I wondered if there is anything better than reading this in front of the window, on a summer weekend day with stormy heavy rain sending in cool air. Came up some feeling of "having volumes of books as pillow", but not a dream, not a dream.
My dear friend, let this be shared with you. Several paragraphs I feel most relevant.
Chinese humanism shows curiously little interest in life after death, or in the metaphysics about the universe. It has a fairly simple proposition: We have this life here and now. Accept it and see what we can do with it. The temper of Chinese humanism is contained in one sentence, in Confucius' reply to a question about death. "We do not know how to live. Why ask about death?" It is an unambitious, nonspeculative and down-to-earth proposition.
There is a certain pathos about Chinese humanism and a certain cheerfulness in acceptance of life' It reminds me of the ethics of Marcus Aurelius. The absence of religion makes it a little sad, makes it poetic, makes it what I call a sensitized philosophy of living. What do we know of the Infinite? Of immortality of the soul? Nothing. Meanwhile, life is here, short but beautiful, with all its beauty and terror and sorrows and struggles and hopes, its pathos and its tragedy. It is sad, as we make it, or happy, as we make it. We are all guests on this earth, on a temporary sojourn.It makes sense that if our stay is short let us make it pleasant. The end of life is the wise enjoyment of it. The poet Li Po says, "The universe is a lodging house for the myriad things and time itself is a traveling guest of the centuries. This floating life is like a dream. How often can one enjoy oneself...?"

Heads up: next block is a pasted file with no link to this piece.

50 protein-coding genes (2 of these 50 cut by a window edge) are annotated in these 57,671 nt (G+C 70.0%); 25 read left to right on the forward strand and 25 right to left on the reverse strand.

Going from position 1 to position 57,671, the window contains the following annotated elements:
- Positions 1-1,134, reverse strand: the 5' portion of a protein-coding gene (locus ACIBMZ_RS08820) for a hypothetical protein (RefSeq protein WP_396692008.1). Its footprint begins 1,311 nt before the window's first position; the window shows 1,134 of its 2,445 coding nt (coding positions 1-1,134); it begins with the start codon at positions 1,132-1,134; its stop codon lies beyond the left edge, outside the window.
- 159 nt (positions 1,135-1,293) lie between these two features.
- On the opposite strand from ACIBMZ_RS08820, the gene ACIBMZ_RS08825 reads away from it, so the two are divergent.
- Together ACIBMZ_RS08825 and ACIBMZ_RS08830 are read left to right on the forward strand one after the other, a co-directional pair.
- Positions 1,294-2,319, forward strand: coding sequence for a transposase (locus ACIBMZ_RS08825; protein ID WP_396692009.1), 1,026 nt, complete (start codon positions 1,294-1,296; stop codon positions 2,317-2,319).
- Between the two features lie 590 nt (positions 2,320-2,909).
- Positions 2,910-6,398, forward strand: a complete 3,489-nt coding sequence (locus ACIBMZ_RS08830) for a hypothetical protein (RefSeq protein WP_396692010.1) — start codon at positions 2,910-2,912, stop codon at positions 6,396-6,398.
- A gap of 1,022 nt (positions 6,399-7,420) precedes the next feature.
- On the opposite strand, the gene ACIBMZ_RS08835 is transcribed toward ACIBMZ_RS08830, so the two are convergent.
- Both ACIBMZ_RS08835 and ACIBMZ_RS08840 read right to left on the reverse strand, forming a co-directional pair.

This sensitized philosophy of living is well conveyed in the famous sketch, "At the Orchid Pavilion," by Wang Shichih, "It is a clear spring day with a mild caressing breeze. The vast universe, throbbing with life, lies spread before us, entertaining the eye and pleasing the spirit and all the senses. . . . Now when men come together, they let their thoughts travel to the past and the present. . . . Then as time passes on and one is tired of his pursuits, it seems that what fascinated him not so long ago has become a mere memory. What a thought! Besides, whether individually we live a long life or not, we all return to nothingness. The ancients regarded death as the great question. Is it not sad to think of it?"
It seems that what we need, after all the pursuits of science and specialized knowledge and skills, is a concern about man himself. The need for today is for a humanizing of all knowledge, that distributes relative importance and relates all values to the end of a happy human life. Modern knowledge has grown in incredible complexity; sooner or later it must return to simplicity again. It will need a simple viewpoint. Then we can afford to see the world go by.The world is like a market with many goods. What man can enjoy is what he brings home in his basket. Let us hope that he does not forget the basket, or bring an empty basket home.